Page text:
FIG. 6 shows a timing diagram that illustrates the operation of switch 132. The signal 72', discussed above in connection with FIG. 2, is applied at terminal 72 to control the operation of switch 132, as shown in signal 72' of FIG. 6. Switch 132 is configured to operate as a multiplexer which selects either the "A" inputs or "B" inputs for application at the outputs thereof. Thus, when signal 72' becomes active, switch 132 selects signals supplied at the "B" inputs for application at terminals 114, 116 and 75. Specifically, when signal 72' becomes active, terminal 75 supplies a signal 75' shown in FIG. 6, which exhibits a Vss voltage level. Likewise, terminal 116 supplies a signal 116' which exhibits a Vdd voltage level during this period, and terminal 114 supplies a signal 114' which exhibits a Vdd voltage level during this period. When signal 72' deactivates, switch 132 selects signals supplied at the "A" inputs for application to terminals 75, 116, and 114. Thus, during this period signal 75' exhibits a Vdd level, signal 116' exhibits a Vdd /2 level, and signal 114' exhibits the adjustable level supplied by integration circuit 130.
As shown in FIG. 2, signal 72' becomes active during offset trim period 64'. In other words, signal 72 ' in FIG. 2 illustrates a stage 12a-12n which is being trimmed. Signal 72' is asserted only during word comparison time 70 (see FIG. 2) for stages 12a-12n which are not experiencing a trim cycle. Consequently, switch 126 and integration circuit 130 integrate the results at the output of comparison circuit 10 from this switching of switch 40 at the particular one of stages 12a-12n being trimmed. Only one of stages 12a-12n is updated during a single conversion cycle 52. Thus, a circuit shown in FIG. 5 is duplicated for each stage in comparison circuit 10.
In summary, the present invention provides a voltage comparison circuit which has a fast recovery time Due to the fast recovery time, a plurality of successive conversions may be performed quickly. Moreover, the present invention provides a multistage comparator so that highly precise comparisons result. Still further, the use of switch 40 forces the outputs from each of stages 12a-12n to approximate a reset condition so that downstream ones of stages 12a-12n may quickly recover from an overdrive condition. The use of current equalization circuits, such as shown in FIG. 3, or adjustment circuits such as shown in FIGS. 4-5, allow a "zero" condition to more closely approximate the "reset" condition so that recovery time is reduced accordingly.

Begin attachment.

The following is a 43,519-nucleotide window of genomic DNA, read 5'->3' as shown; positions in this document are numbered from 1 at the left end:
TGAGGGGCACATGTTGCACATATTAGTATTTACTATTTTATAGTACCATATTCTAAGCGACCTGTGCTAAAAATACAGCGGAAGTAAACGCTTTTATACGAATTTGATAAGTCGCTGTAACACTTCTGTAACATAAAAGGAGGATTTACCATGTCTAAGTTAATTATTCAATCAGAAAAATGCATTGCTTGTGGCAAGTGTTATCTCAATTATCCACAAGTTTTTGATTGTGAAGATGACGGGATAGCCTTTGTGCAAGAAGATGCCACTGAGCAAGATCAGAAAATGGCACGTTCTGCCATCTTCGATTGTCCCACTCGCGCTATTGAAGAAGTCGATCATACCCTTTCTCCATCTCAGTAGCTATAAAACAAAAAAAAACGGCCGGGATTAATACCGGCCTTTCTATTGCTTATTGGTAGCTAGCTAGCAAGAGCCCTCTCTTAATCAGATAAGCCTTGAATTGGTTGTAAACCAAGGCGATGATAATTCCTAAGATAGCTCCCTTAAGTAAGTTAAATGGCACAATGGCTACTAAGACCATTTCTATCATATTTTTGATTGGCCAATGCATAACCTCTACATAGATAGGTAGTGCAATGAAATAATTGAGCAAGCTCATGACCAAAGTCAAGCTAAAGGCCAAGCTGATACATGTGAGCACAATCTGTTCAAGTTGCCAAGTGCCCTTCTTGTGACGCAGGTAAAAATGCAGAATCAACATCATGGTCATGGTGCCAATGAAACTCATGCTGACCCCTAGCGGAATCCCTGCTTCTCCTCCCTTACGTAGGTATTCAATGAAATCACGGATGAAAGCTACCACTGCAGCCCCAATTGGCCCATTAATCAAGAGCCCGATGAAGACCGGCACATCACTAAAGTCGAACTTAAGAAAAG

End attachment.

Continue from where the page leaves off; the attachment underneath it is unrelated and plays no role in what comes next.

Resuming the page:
The foregoing description uses preferred embodiments to describe the present invention. However, those skilled in the art will recognize that changes and modifications may occur in these embodiments without departing from the scope of the present invention. For example, although the preferred embodiment of the present invention utilizes FET devices, those skilled in the art will recognize that the inventive concepts discussed herein may be applied to any type of active device whether it be a MOS FET, CMOS FET, bipolar transistor, or the like. Still further, the above discussion has presented particular polarities in connection with active devices and signal levels. Those skilled in the art will recognize the various polarities may be reversed without departing from the teaching of the present invention. Moreover, the differential signals discussed above include single-ended signals with a ground reference. Still further, the preferred embodiment of the present invention is discussed above in connection with a successive approximation A/D converter. However, those skilled in the art will recognize that the present invention represents a comparator which may be used in applications other than those dealing with A/D converters. These and other changes and modifications to the preferred embodiments of the present invention are intended to be included within the scope of the present invention.
|Cited Patent||Filing date||Publication date||Applicant||Title|
|US4511810 *||Sep 3, 1982||Apr 16, 1985||Nippon Electric Co., Ltd.||Voltage comparator circuit|
|JP14005220A *||Title not available|
|1||Allstot, "A Precision Variable-Supply CMOS Comparator", IEEE Journal of Solid-State Circuits, vol. SC-17, No. 6, Dec. 1982, pp. 1080-1087.|
|2||*||Allstot, A Precision Variable Supply CMOS Comparator , IEEE Journal of Solid State Circuits, vol. SC 17, No. 6, Dec. 1982, pp. 1080 1087.|
|Citing Patent||Filing date||Publication date||Applicant||Title|
|US5039887 *||Aug 29, 1990||Aug 13, 1991||Ke Kommunikations Elektronik||Circuit arrangement for controlling the level of electrical signals|
|US5043610 *||Nov 17, 1989||Aug 27, 1991||Lucas Industries Public Limited Company||Electrical coupling circuit for passing a varying signal and blocking a direct component thereof|
|US5057716 *||Jul 21, 1989||Oct 15, 1991||Kueng Martin||Linearly compensated slope multiplier|
|US5065045 *||Oct 4, 1990||Nov 12, 1991||Atmel Corporation||Multistage offset-cancelled voltage comparator|
|US5065056 *||Jun 13, 1989||Nov 12, 1991||Kabushiki Kaisha Toshiba||Clamping circuit|
|US5073902 *||Jun 15, 1990||Dec 17, 1991||Automobiles Peugeot||Device for receiving information travelling on two capacitively coupled information transmission lines, in particular for a motor vehicle|